Investment market Hamburg 4Q2021: Supply lagging behind demand
HAMBURG / 2022.01.03
Whereas commercial properties continued to be traded in 2020 as if there were no COVID pandemic, the market had lost much of its momentum by the end of 2021. The volume of transactions totalled some €3.2bn and was thus 40 % below the prior year’s value (some €5.37bn). Following a weak 1st half year, the market revived in the 3rd quarter and closed the year with a customary 4th-quarter rally. However, with total property trading of €1.1bn in the final three months, it was the weakest 4th quarter on record since 2015. Moreover, the total transaction volume in 2021 was below the ten-year average of €3.8bn.
“The lockdown restrictions and political measures at the start of the year made owners noticeably reluctant to sell. And so there are hardly any properties on the market at the moment,” explains Sandra Ludwig, managing director of Grossmann & Berger, member of Germany Property Partners (GPP). “Because of the shortage of properties and renewed interest in office space, investors are now supplementing their core holdings with value-add real estate which can be turned into, e.g., space for new work-place concepts,” remarks Ludwig. Grossmann & Berger expects the year 2022 to develop satisfactorily overall, although it is likely to begin slowly as practically nothing is left in the pipeline, unlike the early part of 2021.
- In the whole of 2021, only seven transactions were noted in the price bracket of €100m or more: less than half the figure noted in 2020 (15).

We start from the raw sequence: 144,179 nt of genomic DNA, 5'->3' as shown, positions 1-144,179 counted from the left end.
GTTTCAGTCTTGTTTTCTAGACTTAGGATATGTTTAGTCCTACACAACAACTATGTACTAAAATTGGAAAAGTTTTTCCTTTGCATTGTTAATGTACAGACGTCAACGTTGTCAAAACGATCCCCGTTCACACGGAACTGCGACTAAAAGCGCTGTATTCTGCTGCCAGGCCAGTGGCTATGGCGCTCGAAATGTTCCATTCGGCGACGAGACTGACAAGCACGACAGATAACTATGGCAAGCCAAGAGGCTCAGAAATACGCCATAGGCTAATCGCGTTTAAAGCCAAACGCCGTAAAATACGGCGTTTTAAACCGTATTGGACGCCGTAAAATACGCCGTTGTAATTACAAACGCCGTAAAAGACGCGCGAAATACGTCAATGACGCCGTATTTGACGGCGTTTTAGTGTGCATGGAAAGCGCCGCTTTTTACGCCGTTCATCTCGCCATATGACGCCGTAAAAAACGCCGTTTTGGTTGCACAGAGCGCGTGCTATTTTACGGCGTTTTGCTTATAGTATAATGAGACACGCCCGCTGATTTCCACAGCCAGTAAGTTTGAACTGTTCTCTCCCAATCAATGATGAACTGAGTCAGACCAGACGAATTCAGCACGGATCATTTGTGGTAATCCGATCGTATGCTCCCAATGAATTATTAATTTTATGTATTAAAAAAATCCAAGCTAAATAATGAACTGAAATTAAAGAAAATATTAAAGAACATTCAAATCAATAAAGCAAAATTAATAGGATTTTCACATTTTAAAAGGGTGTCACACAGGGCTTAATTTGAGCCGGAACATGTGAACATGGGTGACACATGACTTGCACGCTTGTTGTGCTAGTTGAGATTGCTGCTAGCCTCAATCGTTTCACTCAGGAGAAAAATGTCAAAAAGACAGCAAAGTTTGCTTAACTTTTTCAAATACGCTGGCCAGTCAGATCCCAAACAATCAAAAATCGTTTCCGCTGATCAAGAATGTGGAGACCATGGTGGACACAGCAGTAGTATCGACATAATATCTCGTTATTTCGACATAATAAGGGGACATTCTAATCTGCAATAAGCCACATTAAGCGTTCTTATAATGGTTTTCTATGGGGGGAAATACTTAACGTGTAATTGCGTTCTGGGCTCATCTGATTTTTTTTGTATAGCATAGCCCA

- Investors have shown even greater interest in office real estate and accordingly this class of asset accounted for 66 % of the market by the end of 2021 (2020: 53 %). Logistics properties were also far more popular in 2021, comprising 14 % of the market volume (2020: 2 %).
- Hamburg East sub-market posted 22 transactions and 24 % of the volume traded, pulling ahead of City (17 %) and St. Georg (12 %).
- Portfolio trades made up 13 % of the market, a year on year decline of over 50 %.
- By the close of 2021 open-ended property mutual funds (27 %) had become the biggest group of buyers, pushing developers down to third place in the ranking (19 %). Fund managers occupied second position (22 %). Corporates/owner-occupiers comprised the biggest group of vendors (21 %) followed by fund managers (20 %)
- By the end of the 4th quarter of 2021 international buyers comprised 24 % of the total market, thus remaining below their 38 % share a year before; however, international vendors featured in 24 % of total sales volume in both years.
- Prime yields are currently settling at low levels, having, for the most part, fallen year on year. The prime yield on office properties has contracted by 0.20 percentage points to 2.60 % and on industrial and logistics properties by 0.50 percentage points to 3.50 %. On commercial buildings the prime yield remained unchanged at 2.70 %.